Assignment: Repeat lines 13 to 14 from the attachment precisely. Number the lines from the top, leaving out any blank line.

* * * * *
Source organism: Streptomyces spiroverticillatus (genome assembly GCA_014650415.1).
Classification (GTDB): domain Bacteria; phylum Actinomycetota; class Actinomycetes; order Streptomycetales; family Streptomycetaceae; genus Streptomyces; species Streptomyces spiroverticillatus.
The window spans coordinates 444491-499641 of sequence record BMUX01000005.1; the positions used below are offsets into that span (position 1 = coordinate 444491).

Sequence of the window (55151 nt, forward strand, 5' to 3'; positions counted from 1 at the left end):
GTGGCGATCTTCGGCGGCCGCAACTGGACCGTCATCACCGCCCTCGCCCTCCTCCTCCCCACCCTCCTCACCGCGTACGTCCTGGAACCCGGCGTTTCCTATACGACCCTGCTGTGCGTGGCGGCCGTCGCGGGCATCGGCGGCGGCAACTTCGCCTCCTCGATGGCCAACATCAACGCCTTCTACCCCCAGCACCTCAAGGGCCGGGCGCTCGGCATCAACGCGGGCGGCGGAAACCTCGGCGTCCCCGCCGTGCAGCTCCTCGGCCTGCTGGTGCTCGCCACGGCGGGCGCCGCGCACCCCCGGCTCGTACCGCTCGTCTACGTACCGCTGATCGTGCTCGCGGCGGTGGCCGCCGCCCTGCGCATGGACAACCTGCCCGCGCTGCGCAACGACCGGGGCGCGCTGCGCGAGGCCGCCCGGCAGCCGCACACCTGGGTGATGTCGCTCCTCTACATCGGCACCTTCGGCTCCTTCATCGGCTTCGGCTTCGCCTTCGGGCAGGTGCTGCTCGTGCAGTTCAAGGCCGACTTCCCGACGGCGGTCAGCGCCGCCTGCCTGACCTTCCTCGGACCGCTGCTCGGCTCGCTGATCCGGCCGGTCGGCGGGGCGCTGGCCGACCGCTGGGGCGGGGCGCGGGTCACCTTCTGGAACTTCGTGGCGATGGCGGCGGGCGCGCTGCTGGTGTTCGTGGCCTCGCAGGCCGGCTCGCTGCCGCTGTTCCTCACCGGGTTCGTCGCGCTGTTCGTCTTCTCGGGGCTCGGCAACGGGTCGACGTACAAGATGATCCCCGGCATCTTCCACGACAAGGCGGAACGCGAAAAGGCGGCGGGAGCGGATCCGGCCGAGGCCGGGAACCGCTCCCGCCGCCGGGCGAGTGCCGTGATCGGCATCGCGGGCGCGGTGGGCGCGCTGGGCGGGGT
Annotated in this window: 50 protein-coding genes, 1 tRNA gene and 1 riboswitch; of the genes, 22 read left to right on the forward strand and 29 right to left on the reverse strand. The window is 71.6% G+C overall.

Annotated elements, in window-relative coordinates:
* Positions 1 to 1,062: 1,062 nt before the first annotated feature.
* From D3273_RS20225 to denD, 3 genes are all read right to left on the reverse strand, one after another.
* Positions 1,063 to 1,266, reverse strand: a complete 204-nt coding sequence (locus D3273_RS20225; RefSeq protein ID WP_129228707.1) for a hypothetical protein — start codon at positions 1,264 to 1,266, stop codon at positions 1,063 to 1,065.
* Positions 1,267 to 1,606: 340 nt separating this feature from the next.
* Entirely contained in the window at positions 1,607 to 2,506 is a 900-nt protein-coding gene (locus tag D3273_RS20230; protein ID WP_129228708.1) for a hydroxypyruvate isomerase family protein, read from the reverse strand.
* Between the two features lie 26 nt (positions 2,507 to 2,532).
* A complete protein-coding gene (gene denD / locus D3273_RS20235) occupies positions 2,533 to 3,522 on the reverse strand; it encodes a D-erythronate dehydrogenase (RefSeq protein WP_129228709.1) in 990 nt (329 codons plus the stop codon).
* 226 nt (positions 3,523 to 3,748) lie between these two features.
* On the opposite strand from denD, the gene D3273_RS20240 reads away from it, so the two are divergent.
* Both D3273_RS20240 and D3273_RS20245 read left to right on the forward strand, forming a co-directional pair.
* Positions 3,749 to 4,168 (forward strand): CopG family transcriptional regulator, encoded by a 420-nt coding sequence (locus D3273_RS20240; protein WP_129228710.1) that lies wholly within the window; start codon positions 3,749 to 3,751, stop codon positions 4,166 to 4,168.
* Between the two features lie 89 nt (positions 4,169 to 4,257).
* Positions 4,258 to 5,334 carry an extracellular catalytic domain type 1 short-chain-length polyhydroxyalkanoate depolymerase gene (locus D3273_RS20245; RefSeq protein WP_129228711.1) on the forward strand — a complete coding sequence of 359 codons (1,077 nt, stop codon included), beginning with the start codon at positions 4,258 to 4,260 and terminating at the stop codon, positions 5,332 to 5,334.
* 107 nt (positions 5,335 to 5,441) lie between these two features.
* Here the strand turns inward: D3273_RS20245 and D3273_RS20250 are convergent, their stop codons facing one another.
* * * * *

* Between the two features lie 26 nt (positions 2,507 to 2,532).
* A complete protein-coding gene (gene denD / locus D3273_RS20235) occupies positions 2,533 to 3,522 on the reverse strand; it encodes a D-erythronate dehydrogenase (RefSeq protein WP_129228709.1) in 990 nt (329 codons plus the stop codon).